Excess Lipid Availability Increases Mitochondrial Fatty Acid Oxidative Capacity in Muscle

Evidence Against a Role for Reduced Fatty Acid Oxidation in Lipid-Induced Insulin Resistance in Rodents

  1. Nigel Turner12,
  2. Clinton R. Bruce1,
  3. Susan M. Beale1,
  4. Kyle L. Hoehn1,
  5. Trina So3,
  6. Michael S. Rolph3 and
  7. Gregory J. Cooney14
  1. 1Diabetes and Obesity Program, Garvan Institute of Medical Research, Darlinghurst, Australia
  2. 2School of Health Sciences, University of Wollongong, Wollongong, Australia
  3. 3Immunology and Inflammation Program, Garvan Institute of Medical Research, Darlinghurst, Australia
  4. 4St. Vincent's Hospital Clinical School, University of New South Wales, Sydney, Australia
  1. Address correspondence and reprint requests to Dr. Nigel Turner, Garvan Institute of Medical Research, 384 Victoria St., Darlinghurst, NSW 2010, Australia. E-mail: n.turner{at}garvan.org.au


A reduced capacity for mitochondrial fatty acid oxidation in skeletal muscle has been proposed as a major factor leading to the accumulation of intramuscular lipids and their subsequent deleterious effects on insulin action. Here, we examine markers of mitochondrial fatty acid oxidative capacity in rodent models of insulin resistance associated with an oversupply of lipids. C57BL/6J mice were fed a high-fat diet for either 5 or 20 weeks. Several markers of muscle mitochondrial fatty acid oxidative capacity were measured, including 14C-palmitate oxidation, palmitoyl-CoA oxidation in isolated mitochondria, oxidative enzyme activity (citrate synthase, β-hydroxyacyl CoA dehydrogenase, medium-chain acyl-CoA dehydrogenase, and carnitine palmitoyl-transferase 1), and expression of proteins involved in mitochondrial metabolism. Enzyme activity and mitochondrial protein expression were also examined in muscle from other rodent models of insulin resistance. Compared with standard diet–fed controls, muscle from fat-fed mice displayed elevated palmitate oxidation rate (5 weeks +23%, P < 0.05, and 20 weeks +29%, P < 0.05) and increased palmitoyl-CoA oxidation in isolated mitochondria (20 weeks +49%, P < 0.01). Furthermore, oxidative enzyme activity and protein expression of peroxisome proliferator–activated receptor γ coactivator (PGC)-1α, uncoupling protein (UCP) 3, and mitochondrial respiratory chain subunits were significantly elevated in fat-fed animals. A similar pattern was present in muscle of fat-fed rats, obese Zucker rats, and db/db mice, with increases observed for oxidative enzyme activity and expression of PGC-1α, UCP3, and subunits of the mitochondrial respiratory chain. These findings suggest that high lipid availability does not lead to intramuscular lipid accumulation and insulin resistance in rodents by decreasing muscle mitochondrial fatty acid oxidative capacity.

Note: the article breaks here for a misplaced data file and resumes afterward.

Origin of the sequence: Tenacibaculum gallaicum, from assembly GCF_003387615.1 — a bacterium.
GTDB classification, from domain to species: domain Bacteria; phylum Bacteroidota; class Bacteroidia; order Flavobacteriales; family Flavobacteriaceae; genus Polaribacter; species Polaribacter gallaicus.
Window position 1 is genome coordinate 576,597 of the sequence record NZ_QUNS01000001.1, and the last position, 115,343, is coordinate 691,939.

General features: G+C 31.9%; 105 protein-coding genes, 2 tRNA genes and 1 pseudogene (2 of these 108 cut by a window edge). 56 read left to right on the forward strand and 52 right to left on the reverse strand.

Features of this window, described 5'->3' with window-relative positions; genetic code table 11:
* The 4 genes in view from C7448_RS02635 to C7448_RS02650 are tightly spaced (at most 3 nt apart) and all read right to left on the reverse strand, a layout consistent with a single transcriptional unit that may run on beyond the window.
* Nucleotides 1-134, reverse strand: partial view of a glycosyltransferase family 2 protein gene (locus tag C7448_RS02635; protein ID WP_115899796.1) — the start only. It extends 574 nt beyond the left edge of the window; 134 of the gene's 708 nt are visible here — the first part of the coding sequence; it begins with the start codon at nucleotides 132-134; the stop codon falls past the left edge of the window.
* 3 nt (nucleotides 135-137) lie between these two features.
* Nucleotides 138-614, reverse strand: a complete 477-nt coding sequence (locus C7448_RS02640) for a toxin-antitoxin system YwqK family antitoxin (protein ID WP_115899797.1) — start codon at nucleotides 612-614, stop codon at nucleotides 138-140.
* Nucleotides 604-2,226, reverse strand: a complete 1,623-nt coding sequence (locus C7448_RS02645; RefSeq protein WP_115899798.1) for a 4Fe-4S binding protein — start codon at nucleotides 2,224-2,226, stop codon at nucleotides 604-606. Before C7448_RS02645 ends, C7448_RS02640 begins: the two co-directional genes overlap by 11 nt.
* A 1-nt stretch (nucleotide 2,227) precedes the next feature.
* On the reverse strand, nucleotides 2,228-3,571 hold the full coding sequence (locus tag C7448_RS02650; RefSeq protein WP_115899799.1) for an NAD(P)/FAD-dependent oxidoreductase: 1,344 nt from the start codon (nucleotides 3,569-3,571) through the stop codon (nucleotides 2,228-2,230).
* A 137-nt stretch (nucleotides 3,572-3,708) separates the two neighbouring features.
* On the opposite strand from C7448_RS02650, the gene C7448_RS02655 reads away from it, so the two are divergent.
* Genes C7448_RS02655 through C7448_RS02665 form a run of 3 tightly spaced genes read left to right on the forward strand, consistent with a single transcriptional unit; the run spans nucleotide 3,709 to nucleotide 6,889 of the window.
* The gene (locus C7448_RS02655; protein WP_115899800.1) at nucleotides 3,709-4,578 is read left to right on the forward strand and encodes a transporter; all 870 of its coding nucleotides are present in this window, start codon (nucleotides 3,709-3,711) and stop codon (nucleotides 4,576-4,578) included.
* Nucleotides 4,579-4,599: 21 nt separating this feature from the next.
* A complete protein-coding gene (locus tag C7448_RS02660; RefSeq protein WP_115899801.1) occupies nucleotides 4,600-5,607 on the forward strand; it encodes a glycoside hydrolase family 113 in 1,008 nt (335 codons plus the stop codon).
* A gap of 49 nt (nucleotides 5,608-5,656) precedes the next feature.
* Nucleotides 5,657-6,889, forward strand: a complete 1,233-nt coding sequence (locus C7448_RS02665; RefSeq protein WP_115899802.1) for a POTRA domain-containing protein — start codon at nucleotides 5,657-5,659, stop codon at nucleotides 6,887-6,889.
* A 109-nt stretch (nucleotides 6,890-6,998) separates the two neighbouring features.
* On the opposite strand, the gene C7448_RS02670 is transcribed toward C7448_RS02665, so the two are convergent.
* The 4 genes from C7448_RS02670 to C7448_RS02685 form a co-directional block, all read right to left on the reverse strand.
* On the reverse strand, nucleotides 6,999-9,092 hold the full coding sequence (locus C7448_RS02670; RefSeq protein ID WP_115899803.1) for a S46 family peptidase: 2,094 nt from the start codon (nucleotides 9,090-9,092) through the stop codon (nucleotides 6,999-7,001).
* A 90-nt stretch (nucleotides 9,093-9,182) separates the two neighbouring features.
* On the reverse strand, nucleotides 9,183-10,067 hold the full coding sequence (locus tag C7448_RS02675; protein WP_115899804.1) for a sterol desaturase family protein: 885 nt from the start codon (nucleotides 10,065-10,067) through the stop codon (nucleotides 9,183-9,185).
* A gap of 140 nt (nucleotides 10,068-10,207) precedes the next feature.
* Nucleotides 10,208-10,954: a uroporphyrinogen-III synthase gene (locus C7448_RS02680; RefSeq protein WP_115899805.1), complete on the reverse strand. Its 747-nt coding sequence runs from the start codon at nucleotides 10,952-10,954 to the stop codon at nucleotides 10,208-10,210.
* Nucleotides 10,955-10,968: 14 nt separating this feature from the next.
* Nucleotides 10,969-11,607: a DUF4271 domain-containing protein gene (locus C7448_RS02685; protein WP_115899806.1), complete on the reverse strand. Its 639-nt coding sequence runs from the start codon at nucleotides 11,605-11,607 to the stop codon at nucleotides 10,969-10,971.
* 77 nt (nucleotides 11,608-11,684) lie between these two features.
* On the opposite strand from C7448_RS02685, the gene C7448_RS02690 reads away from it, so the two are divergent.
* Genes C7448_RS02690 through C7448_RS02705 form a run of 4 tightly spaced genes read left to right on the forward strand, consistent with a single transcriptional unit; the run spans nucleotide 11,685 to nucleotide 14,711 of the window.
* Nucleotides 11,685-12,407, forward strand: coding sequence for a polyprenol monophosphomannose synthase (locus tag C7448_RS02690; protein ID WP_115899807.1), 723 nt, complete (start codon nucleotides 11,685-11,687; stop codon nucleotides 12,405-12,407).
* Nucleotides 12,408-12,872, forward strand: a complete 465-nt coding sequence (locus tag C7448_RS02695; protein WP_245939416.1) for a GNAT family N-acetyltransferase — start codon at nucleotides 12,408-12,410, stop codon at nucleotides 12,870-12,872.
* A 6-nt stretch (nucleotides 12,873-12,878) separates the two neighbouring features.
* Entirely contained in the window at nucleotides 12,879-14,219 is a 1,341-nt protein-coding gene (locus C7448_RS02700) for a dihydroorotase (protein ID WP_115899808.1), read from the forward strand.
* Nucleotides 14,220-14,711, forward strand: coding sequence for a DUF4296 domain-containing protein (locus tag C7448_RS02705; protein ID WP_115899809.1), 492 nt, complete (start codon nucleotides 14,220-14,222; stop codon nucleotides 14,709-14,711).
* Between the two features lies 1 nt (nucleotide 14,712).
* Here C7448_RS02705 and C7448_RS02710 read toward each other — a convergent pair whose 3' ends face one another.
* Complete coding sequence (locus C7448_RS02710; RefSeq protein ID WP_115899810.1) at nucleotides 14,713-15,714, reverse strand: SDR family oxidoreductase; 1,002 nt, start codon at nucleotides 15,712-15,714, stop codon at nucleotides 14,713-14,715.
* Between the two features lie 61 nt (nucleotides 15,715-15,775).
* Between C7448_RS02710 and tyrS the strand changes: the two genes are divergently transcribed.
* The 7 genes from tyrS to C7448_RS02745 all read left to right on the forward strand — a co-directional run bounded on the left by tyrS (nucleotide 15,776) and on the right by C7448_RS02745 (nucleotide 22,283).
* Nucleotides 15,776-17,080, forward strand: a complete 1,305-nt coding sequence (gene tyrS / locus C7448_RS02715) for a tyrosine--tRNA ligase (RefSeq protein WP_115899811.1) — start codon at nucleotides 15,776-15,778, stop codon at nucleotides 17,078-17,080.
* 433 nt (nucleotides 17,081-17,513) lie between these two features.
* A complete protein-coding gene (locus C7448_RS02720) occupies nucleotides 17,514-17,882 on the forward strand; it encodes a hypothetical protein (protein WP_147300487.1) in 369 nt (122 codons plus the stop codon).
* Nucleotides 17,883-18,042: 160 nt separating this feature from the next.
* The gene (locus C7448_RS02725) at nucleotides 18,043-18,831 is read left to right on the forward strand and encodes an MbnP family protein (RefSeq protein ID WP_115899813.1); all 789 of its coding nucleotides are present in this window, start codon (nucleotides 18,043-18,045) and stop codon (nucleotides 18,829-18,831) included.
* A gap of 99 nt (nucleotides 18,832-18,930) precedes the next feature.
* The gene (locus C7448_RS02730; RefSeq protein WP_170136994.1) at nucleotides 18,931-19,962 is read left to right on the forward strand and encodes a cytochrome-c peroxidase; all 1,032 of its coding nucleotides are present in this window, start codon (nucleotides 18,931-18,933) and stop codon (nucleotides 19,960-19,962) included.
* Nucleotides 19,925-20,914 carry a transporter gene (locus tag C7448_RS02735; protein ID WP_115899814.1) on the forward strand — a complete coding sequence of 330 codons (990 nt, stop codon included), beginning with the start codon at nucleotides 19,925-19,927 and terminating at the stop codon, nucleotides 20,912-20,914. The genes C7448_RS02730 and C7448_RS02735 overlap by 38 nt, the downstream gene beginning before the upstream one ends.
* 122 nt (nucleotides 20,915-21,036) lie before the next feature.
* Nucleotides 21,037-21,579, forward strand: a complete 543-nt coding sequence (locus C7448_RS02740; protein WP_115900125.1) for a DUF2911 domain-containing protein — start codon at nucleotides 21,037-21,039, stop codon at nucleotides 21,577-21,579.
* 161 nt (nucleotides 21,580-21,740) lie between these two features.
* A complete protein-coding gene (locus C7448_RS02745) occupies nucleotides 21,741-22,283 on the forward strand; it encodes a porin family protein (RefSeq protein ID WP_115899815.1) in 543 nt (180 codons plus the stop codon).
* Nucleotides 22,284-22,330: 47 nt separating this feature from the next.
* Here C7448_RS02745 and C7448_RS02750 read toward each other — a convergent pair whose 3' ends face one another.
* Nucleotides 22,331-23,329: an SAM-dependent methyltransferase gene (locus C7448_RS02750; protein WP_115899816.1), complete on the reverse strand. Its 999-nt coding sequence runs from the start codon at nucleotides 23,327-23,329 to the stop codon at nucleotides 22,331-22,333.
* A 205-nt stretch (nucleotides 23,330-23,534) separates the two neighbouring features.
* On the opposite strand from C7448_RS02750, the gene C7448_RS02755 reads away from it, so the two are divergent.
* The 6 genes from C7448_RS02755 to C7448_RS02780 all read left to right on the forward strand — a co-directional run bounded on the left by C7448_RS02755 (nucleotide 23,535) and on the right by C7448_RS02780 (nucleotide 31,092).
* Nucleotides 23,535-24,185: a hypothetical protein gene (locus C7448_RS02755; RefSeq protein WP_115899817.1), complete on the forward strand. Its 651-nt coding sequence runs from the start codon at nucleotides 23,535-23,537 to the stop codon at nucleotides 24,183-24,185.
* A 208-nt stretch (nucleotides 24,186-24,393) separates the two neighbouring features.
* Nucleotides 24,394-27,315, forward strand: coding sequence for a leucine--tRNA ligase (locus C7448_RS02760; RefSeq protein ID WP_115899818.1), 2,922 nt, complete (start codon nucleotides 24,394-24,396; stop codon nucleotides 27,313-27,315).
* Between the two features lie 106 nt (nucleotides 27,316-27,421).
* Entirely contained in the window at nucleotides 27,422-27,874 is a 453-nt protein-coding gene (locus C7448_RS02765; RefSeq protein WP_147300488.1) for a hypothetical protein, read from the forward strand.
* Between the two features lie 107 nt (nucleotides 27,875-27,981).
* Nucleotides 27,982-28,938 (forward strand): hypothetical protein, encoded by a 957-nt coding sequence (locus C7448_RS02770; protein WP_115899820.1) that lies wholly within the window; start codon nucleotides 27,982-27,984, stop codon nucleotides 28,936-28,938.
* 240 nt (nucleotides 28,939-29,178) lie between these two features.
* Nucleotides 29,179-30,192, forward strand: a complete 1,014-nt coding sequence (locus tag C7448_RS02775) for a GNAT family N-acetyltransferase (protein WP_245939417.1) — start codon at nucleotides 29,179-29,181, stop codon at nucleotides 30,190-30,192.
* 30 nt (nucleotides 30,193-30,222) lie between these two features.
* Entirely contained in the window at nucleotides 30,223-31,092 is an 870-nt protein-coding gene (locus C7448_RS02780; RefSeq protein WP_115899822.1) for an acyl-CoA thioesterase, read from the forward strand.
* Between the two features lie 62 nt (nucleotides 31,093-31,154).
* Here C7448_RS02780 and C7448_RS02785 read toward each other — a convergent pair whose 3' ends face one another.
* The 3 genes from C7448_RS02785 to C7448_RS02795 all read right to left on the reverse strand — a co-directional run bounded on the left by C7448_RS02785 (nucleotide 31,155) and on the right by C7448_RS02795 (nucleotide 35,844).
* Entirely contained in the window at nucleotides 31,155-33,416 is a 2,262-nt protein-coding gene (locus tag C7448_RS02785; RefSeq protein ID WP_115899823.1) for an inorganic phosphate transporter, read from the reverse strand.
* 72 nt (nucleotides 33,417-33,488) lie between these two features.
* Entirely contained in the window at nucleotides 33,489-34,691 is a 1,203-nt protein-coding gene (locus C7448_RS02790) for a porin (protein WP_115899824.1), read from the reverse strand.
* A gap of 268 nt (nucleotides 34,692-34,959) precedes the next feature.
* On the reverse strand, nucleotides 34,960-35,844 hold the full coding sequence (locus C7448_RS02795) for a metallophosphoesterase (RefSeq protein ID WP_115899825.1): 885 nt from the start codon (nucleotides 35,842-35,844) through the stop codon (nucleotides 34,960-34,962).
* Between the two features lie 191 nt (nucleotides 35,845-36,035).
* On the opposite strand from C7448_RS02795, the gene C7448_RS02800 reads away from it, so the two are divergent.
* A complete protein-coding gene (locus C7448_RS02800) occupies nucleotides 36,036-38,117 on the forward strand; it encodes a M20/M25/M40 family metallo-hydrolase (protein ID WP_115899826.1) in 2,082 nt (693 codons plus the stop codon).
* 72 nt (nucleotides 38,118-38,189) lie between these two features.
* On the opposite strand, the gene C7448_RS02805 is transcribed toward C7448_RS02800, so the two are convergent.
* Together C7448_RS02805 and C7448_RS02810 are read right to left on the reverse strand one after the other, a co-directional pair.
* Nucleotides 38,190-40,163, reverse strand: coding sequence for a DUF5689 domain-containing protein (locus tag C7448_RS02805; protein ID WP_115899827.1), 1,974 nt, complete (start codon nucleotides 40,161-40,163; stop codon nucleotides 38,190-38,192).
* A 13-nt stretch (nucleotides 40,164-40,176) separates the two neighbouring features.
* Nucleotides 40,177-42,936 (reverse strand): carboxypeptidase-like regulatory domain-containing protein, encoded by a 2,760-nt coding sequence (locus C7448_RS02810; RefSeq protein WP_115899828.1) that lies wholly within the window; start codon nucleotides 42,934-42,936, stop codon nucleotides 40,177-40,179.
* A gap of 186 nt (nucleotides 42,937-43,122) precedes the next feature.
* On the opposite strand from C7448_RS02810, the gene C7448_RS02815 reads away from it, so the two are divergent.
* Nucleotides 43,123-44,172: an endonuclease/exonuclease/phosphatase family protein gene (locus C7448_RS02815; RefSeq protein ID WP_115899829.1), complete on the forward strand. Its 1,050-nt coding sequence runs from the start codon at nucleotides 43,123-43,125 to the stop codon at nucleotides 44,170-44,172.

• Published ahead of print at http://diabetes.diabetesjournals.org on 29 May 2007. DOI: 10.2337/db07-0093

    The costs of publication of this article were defrayed in part by the payment of page charges. This article must therefore be hereby marked “advertisement” in accordance with 18 U.S.C. Section 1734 solely to indicate this fact.

    • Accepted May 18, 2007.
    • Received January 22, 2007.
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  1. Diabetes vol. 56 no. 8 2085-2092
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